Klarides called the legislation a straightforward approach to a problem that should enjoy broad support.

Klarides Endorses Staneski For State Senate In The 14th District

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Jul 202018
 

House Republican Leader Themis Klarides (R-114) today gave her full support to Pam Staneski in her race for the Republican nomination in the 14th State Senate race.

“Serving with Pam Staneski, I quickly learned Pam is a natural leader and someone I could rely on. Pam’s commitment to serving her constituents is second to none, and I have every confidence that Pam will represent the entire 14th District with the same integrity and dedication that has guided her to this point,” said Rep. Themis Klarides.

 Pam Staneski (R-119) currently serves with Rep. Themis Klarides who has lead the House Republican Caucus for the last four years, fighting the destructive economic policies pushed by Gov. Malloy.

Representatives Klarides and Davis Address Malloy’s Proposed Toll Study

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Jul 192018
 

Following is a letter sent to Gov. Malloy after he announced plans to pay for a study to bring tolls back to CT. (As you may know Malloy is NOT seeking re-election and the toll decision will be made after he is gone for good.)

Dear Governor Malloy,

We write to urge you to reconsider your proposed use of taxpayer dollars to fund a study of tolls.

Advocates for tolls in the current General Assembly have been unable to garner enough votes to allow tolls back into Connecticut. As you well know, the composition of the General Assembly and the governor’s office will be different in a few short months. The planning and preparation for tolls as described in your recent Executive Order, including environmental analysis, implies that the return of tolls is inevitable. The reality is that the coming election casts even greater doubt on the likelihood of tolls gaining sufficient support.

Your proposal to spend $10 million of taxpayer money on a study of tolls without approval from the legislature is a blatant circumvention of our Democratic process. It is also a complete waste of money that could be used to actually improve roads, fix bridges, and, generally, to address our transportation infrastructure needs – an undertaking that is supported by the legislature as a whole.

While we may not know the granular details of a plan for tolls, the preamble of your Executive Order identifies the financial challenge of the Special Transportation Fund and the state’s transportation infrastructure. We know that tolls cannot legally be implemented solely at our state borders to catch non-resident travelers. Tolls will be spread throughout the state, impacting every commuter and costing residents hundreds of millions of dollars.

For us, as Republicans, that is enough to know that we need to find another way to pay for the necessary improvements in our transportation infrastructure. Fortunately, as you are well aware, we have developed an alternative to tolls. We have shared all of the details of our plan with you and your fellow Democrats. The concept is fairly simple: Under your administration, General Obligation borrowing has increased dramatically. Our plan would take the recent increased funding for general purposes and, instead, dedicate the funding to cover the cost of transportation borrowing.

Therefore, we are urging you to reconsider your proposal to seek a $10 million bond allocation for a study of tolls at the next State Bond Commission meeting. Please do not include this as an item on the agenda. Again, there will be a new legislature and a new Governor six months from tomorrow. Let them determine whether or not the state should bring back tolls.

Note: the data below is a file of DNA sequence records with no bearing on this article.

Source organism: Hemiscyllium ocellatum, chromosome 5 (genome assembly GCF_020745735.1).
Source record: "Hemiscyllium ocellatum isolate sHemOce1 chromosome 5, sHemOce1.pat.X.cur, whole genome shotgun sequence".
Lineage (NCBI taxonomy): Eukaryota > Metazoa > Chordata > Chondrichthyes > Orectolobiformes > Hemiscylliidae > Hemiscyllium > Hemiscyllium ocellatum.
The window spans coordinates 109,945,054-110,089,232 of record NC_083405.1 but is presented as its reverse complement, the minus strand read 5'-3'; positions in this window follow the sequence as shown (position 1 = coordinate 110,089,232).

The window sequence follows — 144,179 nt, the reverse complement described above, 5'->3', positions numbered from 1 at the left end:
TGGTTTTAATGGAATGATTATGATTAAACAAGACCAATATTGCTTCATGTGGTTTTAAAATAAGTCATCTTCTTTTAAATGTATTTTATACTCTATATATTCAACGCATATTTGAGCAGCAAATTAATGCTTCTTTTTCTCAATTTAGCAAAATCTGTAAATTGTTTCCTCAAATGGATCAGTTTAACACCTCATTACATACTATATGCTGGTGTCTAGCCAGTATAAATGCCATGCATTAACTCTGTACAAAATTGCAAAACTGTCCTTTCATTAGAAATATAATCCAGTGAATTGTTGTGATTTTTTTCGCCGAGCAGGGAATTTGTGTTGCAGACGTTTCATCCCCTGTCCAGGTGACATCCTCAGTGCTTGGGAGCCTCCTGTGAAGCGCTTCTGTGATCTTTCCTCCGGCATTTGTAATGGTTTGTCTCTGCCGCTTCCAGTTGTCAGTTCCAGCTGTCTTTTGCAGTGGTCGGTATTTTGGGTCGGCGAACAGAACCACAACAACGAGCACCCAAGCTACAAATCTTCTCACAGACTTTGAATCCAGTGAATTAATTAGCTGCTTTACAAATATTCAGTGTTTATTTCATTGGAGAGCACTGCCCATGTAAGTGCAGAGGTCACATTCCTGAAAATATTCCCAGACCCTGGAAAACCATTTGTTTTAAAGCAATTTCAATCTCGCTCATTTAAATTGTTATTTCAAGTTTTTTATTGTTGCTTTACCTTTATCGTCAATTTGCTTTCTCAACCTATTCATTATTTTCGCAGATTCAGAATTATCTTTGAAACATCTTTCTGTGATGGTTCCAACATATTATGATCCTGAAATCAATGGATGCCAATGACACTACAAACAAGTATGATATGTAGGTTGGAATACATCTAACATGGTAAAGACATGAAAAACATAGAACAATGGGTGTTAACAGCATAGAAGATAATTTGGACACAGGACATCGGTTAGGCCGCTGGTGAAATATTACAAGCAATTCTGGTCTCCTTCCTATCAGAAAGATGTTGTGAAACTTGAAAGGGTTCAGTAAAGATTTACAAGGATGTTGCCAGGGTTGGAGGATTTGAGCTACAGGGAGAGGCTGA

Republicans have begun the process of obtaining signatures for a petition to bring the legislature in for a special session in the event that the Bond Commission approves this item. We hope that enough Democrats will join us in supporting a special session to pass a bill that will prevent your administration from spending any additional money evaluating a plan for tolls.

Sincerely,

Representative Themis Klarides, House Republican Leader Ranking Member

Representative Christopher Davis, Finance, Revenue, and Bonding Committee

House Passes Bill to Examine Habeas Corpus Filings, Heads to Senate

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Apr 262018
 

State Reps. Themis Klarides and Nicole Klarides-Ditria testify with Marianne Heffernan, the sister of Joyce Stochmal, in support of House Bill 5465 on March 28th in the Judiciary Committee.

House Republican Leader Themis Klarides and State Rep. Nicole Klarides-Ditria applauded the bipartisan passage of House Bill 5407, An Act Establishing a Task Force to Promote Efficiencies in the Filing of Habeas Corpus Matters, on Tuesday.

The Klarides sisters introduced H.B. 5407, after seeing the problem first hand. The family of Joyce Stochmal, a young woman from Seymour who was murdered in 1984, did not receive notice from the Department of Criminal Justice that the defendant in their case had a viable habeas claim until very late in the process. In fact, the defendant in the case was released from prison last March through a sentence modification.

“It’s time for a major overhaul of the habeas corpus application system in Connecticut,” said Rep. Klarides. “Inmates are filing seemingly endless habeas corpus applications at the cost of taxpayers and victims. The Stochmal family and other families are not being well served by Connecticut’s criminal justice system. We need to improve the habeas corpus system and passing this bill will be the first step in that direction.”

Rep. Klarides-Ditria added, “I want to thank the Stochmal family for continuing to advocate for victims and their families. Victims’ families should come first and not notifying them of habeas corpus claims is unacceptable. I urge my colleagues in the Senate to pass this legislation.”

H.B. 5407 now awaits a vote by the Senate. The legislative session ends at midnight on Wednesday, May 9th.